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More Obamacare changes: If you like your plan, you can keep it even longer

President Barack Obama signs the Affordable Health Care for America Act during a ceremony with fellow Democrats in the East Room of the White House March 23, 2010 in Washington, DC.
President Barack Obama signs the Affordable Health Care for America Act during a ceremony with fellow Democrats in the East Room of the White House March 23, 2010 in Washington, DC.
Alex Wong/Getty Images

Consumers who hold health insurance policies that do not meet Affordable Care Act (ACA) requirements may continue renewing these policies through September 2016, the Department of Health and Human Services (HHS) announced in a March 5 media release. Although insurers may continue these non-compliant policies, they are not compelled by law to do so.

Originally, insurers could not sell substandard health plans beginning Jan. 1 of this year. Public outcry over cancellation notices prompted the Obama administration to extend the transition period through 2015. Yesterday’s announcement extends this period another year.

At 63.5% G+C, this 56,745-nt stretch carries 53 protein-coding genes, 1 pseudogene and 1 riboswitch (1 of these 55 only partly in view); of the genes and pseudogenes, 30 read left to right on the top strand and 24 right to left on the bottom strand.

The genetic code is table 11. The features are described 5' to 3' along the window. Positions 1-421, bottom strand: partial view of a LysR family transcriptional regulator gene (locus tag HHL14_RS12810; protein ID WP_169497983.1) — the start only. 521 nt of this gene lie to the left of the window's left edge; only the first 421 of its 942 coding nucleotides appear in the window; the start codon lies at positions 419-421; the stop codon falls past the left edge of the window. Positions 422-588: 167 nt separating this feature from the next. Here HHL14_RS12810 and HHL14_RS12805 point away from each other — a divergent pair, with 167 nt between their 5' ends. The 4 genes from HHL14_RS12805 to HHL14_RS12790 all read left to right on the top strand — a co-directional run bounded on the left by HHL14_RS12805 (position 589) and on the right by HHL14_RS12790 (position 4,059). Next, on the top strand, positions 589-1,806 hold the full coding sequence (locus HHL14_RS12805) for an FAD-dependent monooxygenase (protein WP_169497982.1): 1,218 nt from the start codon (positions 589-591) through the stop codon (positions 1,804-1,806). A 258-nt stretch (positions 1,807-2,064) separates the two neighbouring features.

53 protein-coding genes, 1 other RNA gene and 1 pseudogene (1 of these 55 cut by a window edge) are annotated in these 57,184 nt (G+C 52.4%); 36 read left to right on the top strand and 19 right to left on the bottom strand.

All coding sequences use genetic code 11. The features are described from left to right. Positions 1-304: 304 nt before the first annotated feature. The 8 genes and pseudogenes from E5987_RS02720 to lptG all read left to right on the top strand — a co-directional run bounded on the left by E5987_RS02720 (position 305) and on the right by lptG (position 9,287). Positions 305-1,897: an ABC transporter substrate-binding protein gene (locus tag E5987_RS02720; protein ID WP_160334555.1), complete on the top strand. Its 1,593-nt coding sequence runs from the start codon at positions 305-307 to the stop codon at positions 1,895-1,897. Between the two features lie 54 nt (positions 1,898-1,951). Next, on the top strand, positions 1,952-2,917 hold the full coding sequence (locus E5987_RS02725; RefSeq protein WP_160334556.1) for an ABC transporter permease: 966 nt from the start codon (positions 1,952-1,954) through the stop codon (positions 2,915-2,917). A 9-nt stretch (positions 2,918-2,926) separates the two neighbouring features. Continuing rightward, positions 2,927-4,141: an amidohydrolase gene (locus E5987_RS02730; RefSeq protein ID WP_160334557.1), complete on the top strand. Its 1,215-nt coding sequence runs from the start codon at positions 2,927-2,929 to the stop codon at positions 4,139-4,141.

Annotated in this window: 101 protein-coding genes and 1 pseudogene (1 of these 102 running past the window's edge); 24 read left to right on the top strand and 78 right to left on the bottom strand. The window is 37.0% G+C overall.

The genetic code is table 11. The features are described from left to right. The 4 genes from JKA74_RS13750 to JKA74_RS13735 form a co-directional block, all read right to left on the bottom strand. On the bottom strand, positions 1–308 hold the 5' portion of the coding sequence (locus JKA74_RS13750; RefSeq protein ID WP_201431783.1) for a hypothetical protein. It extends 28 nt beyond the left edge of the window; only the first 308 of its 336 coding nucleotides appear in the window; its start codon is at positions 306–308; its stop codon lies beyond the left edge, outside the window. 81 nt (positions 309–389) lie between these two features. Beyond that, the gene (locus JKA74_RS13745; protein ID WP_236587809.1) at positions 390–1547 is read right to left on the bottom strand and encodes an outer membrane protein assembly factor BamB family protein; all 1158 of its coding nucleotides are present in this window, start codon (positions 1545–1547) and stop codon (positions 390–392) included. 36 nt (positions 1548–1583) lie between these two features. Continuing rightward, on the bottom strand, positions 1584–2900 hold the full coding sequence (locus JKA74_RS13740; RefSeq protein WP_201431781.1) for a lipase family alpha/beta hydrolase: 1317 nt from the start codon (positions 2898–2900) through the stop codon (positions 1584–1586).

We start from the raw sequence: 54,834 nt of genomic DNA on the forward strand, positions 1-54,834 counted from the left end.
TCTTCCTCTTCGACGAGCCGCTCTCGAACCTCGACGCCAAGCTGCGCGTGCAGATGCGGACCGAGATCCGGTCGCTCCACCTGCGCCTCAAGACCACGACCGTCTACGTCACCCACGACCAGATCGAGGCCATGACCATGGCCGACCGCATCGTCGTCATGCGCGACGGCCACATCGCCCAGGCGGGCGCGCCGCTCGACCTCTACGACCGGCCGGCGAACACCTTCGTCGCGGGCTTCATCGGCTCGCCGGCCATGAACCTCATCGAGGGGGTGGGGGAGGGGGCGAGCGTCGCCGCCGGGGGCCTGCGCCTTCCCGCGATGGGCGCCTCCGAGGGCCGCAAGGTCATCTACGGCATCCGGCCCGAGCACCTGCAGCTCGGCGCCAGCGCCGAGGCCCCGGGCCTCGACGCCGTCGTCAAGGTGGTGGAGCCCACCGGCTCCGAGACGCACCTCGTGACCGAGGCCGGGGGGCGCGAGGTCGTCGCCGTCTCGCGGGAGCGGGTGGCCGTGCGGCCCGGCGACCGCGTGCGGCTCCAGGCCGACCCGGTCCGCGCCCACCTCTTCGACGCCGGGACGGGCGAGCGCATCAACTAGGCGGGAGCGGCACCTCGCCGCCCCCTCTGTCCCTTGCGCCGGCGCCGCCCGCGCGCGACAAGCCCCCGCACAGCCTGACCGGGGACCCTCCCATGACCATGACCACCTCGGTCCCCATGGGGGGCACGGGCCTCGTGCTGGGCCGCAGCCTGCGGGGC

Senator Mary Landrieu of Louisiana, who introduced the Keeping the Affordable Care Act Promise legislation last year that proposed extending the transition period for non-compliant policies indefinitely welcomed the announcement.

“The administration’s action today is a step toward keeping the promise that was made to the American people that if they liked their health plan, they could keep it. And I intend to hold the Administration to that promise” — Sen. Mary L. Landrieu

The ACA requires health plans cover 10 essential benefits. The law also places caps on out-of-pocket costs and requires that preventive care be fully covered. Insurance policies issued prior to January 2014 may lack these protections. Generally, substandard health plans have lower premiums than the Qualifying Health Plans (QHP) offered through the state insurance exchanges.

Consumers who wish to enroll in a QHP may shop for a policy in the Health Insurance Marketplace by visiting the Healthcare.gov website. Households with annual incomes between 138 and 400 percent of the Federal Poverty Level may be eligible for tax credits and cost-sharing reductions when enrolling in a plan on the exchange.